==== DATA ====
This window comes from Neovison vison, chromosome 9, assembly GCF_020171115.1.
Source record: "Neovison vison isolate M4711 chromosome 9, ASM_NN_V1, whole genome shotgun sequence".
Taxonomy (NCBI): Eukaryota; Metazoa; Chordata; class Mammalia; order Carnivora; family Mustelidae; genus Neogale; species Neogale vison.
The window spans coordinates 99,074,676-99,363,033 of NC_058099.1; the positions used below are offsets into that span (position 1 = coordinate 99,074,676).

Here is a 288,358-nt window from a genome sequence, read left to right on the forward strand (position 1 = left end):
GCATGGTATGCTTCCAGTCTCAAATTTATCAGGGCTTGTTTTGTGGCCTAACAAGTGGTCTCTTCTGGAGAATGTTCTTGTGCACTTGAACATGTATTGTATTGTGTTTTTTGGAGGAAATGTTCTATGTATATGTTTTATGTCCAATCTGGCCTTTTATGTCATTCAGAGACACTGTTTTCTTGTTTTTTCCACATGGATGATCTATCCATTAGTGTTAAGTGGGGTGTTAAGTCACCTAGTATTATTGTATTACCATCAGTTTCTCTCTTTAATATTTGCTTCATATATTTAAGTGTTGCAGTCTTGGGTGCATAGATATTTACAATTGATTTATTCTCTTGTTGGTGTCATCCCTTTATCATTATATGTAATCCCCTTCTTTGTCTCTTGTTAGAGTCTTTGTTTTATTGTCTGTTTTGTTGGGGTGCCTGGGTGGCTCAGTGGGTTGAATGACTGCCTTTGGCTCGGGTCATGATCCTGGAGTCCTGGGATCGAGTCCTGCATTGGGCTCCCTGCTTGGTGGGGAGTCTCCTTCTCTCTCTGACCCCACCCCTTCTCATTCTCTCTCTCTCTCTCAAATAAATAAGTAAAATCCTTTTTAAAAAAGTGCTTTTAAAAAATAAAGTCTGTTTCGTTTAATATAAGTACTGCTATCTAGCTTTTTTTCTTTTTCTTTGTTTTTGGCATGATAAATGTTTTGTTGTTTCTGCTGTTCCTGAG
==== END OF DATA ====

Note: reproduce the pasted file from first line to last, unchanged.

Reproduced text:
This window comes from Neovison vison, chromosome 9, assembly GCF_020171115.1.
Source record: "Neovison vison isolate M4711 chromosome 9, ASM_NN_V1, whole genome shotgun sequence".
Taxonomy (NCBI): Eukaryota; Metazoa; Chordata; class Mammalia; order Carnivora; family Mustelidae; genus Neogale; species Neogale vison.
The window spans coordinates 99,074,676-99,363,033 of NC_058099.1; the positions used below are offsets into that span (position 1 = coordinate 99,074,676).

Here is a 288,358-nt window from a genome sequence, read left to right on the forward strand (position 1 = left end):
GCATGGTATGCTTCCAGTCTCAAATTTATCAGGGCTTGTTTTGTGGCCTAACAAGTGGTCTCTTCTGGAGAATGTTCTTGTGCACTTGAACATGTATTGTATTGTGTTTTTTGGAGGAAATGTTCTATGTATATGTTTTATGTCCAATCTGGCCTTTTATGTCATTCAGAGACACTGTTTTCTTGTTTTTTCCACATGGATGATCTATCCATTAGTGTTAAGTGGGGTGTTAAGTCACCTAGTATTATTGTATTACCATCAGTTTCTCTCTTTAATATTTGCTTCATATATTTAAGTGTTGCAGTCTTGGGTGCATAGATATTTACAATTGATTTATTCTCTTGTTGGTGTCATCCCTTTATCATTATATGTAATCCCCTTCTTTGTCTCTTGTTAGAGTCTTTGTTTTATTGTCTGTTTTGTTGGGGTGCCTGGGTGGCTCAGTGGGTTGAATGACTGCCTTTGGCTCGGGTCATGATCCTGGAGTCCTGGGATCGAGTCCTGCATTGGGCTCCCTGCTTGGTGGGGAGTCTCCTTCTCTCTCTGACCCCACCCCTTCTCATTCTCTCTCTCTCTCTCAAATAAATAAGTAAAATCCTTTTTAAAAAAGTGCTTTTAAAAAATAAAGTCTGTTTCGTTTAATATAAGTACTGCTATCTAGCTTTTTTTCTTTTTCTTTGTTTTTGGCATGATAAATGTTTTGTTGTTTCTGCTGTTCCTGAG